Steve Ditko's comic book career started at a strange time. Ditko was a born horror artist, but he started comics right when the Comics Code practically wiped the horror comic book off the face of the map. Eventually, comic book companies regrouped and began doing horror again, but they were working under so many new restrictions due to the Comics Code. Think of how galling it must have been to start doing horror comics when EC Comics was still in its heyday and suddenly even the seemingly tamest sorts of stories were deemed offensive.
However, Ditko managed to work through the restrictions and he became an acclaimed horror artist at both Marvel and Charlton Comics. Luckily for Ditko, for a brief period in the late 1960s, he was allowed to do horror stories without Comics Code restrictions and while working with one of the most talented comic book writers of the generation. This was Ditko's two-year stint at Warren Publishing.
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James Warren launched Warren Publishing in 1957. Initially, it was just magazines ABOUT horror, like the Forest Ackerman-edited Famous Monsters of Filmland and Monster World. Warren also tried to do their own Mad magazine knockoff, Help! In 1964, after Russ Jones convinced Warren to test out horror comic stories in the pages of Monster World, Warren launched two new black and white comic book magazines, Creepy (in 1964) and Eerie (in 1965), both edited by Russ Jones. The great Joe Orlando also worked on the magazines from the beginning. Orlando was one of the top EC Comics artists of the early 1950s.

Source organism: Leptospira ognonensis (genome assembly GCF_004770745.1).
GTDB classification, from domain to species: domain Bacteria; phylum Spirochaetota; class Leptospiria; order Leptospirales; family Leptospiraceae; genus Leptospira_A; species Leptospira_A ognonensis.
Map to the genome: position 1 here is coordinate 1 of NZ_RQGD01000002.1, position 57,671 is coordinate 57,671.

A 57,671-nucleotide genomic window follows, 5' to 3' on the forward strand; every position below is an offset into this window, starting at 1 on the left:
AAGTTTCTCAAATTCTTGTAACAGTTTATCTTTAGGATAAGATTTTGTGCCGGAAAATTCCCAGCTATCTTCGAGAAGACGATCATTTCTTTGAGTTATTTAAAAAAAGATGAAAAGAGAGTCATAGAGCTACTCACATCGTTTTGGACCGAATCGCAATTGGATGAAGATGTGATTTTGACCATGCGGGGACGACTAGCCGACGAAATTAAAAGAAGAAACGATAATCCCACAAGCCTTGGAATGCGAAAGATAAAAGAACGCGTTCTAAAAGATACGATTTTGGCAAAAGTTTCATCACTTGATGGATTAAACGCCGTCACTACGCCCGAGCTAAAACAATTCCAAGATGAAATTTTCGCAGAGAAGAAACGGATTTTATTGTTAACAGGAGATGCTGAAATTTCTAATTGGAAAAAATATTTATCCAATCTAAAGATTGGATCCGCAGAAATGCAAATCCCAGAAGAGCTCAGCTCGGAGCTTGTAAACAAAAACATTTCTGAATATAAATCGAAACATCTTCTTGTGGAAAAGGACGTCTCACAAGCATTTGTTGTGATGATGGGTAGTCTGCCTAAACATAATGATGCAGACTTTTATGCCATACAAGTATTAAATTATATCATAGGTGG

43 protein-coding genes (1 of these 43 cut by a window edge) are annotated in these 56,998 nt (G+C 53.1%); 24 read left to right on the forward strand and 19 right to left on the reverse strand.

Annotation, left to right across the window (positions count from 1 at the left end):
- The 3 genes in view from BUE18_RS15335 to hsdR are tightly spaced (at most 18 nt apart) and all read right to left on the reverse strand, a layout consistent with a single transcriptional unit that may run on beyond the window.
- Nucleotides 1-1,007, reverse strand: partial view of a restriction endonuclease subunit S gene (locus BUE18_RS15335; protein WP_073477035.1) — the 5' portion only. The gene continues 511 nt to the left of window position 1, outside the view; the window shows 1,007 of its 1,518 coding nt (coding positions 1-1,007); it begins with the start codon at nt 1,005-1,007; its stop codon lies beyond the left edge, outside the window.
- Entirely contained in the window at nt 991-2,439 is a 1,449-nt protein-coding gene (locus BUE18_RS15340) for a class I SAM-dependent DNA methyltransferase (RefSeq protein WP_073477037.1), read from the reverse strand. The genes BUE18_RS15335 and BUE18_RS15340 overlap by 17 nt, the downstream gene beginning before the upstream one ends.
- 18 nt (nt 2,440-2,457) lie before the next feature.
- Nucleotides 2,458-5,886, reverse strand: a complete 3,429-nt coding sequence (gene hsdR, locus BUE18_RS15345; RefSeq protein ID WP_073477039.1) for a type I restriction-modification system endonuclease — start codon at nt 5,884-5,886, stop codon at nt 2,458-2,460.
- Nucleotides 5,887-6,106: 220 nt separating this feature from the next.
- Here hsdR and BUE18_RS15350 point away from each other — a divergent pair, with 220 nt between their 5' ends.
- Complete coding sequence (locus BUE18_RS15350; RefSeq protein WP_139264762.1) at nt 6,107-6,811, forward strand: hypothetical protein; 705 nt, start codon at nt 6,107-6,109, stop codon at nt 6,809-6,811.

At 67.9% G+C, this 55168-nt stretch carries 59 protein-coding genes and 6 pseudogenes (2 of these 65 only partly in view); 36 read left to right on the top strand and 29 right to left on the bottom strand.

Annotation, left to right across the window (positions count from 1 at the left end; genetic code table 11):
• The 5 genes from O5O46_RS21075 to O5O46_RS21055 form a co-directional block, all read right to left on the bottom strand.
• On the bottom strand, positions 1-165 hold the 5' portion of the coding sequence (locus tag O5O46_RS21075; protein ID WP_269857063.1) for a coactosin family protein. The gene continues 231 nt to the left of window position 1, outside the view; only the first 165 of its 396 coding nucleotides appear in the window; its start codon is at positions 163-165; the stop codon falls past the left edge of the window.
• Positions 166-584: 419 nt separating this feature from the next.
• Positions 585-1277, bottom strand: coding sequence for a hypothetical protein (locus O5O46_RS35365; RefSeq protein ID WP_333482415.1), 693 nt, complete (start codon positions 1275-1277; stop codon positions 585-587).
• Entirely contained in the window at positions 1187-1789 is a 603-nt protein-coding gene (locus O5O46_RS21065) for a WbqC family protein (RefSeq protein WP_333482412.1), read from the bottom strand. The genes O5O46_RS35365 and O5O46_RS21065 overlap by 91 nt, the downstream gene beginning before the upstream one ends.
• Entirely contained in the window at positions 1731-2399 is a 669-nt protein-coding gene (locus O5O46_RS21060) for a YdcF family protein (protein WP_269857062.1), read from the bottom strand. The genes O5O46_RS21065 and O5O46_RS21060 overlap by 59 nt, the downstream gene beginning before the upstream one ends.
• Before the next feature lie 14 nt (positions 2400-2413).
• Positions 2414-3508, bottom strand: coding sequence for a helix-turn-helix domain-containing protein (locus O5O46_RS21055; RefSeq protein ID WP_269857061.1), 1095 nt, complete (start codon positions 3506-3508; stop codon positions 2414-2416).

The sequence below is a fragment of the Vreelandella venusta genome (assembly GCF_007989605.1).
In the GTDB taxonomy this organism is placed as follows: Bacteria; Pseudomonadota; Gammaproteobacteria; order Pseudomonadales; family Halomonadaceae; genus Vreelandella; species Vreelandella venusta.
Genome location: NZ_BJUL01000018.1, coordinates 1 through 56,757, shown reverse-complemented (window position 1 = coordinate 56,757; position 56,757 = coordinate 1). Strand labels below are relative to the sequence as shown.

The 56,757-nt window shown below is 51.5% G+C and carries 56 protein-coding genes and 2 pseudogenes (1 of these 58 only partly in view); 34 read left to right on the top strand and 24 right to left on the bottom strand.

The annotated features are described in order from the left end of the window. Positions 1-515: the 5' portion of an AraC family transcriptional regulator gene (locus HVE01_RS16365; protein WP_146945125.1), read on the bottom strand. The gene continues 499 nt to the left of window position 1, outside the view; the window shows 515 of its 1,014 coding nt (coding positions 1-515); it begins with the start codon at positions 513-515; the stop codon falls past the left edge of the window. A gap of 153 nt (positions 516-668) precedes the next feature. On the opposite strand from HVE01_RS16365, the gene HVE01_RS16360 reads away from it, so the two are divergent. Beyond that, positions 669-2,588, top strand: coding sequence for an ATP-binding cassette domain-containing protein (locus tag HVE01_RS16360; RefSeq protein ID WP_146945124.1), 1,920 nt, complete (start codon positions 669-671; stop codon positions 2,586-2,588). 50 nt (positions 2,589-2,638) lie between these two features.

The hook was that since these were magazines, they did not have to be approved by the Comics Code. For the first time in a decade, there was an avenue for comic book stories done in the classic EC Comics style. Of course, just because there was an avenue doesn't mean that there was anyone to drive the magazine. Luckily, Warren hired a writer in his late 20s named Archie Goodwin. Goodwin was a huge fan of the EC Comics horror titles and Goodwin wrote his stories in that style and he was brilliant at it. He was so good that when Russ Jones and Warren had a falling out, Goodwin took over as the editor of the Warren comic book magazine line.
In early 1966, Ditko was already quite displeased with Marvel Comics and had started working for Charlton Comics again. At the same time, he was also available to draw for Creepy and Eerie. He began with 1966's Eerie #3. Goodwin was writing most of the stories at the time and of the 16 Ditko stories for Warren, Goodwin wrote 15 of them.
In "A Room With a View," a man insists on taking the only available room in a hotel, a room thought to be haunted. As it turns out, it is via the mirror in the room...
Ditko's demons have a very familiar feel to them. Much like how his old women all sort of look like Aunt May, his demons are also fairly distinct. They're really cool looking, though.
Ditko works in strict pencils and inks here. However, as you'll see on the next page, in his next story for Warren he did one of the first instances of ink washes in his entire career!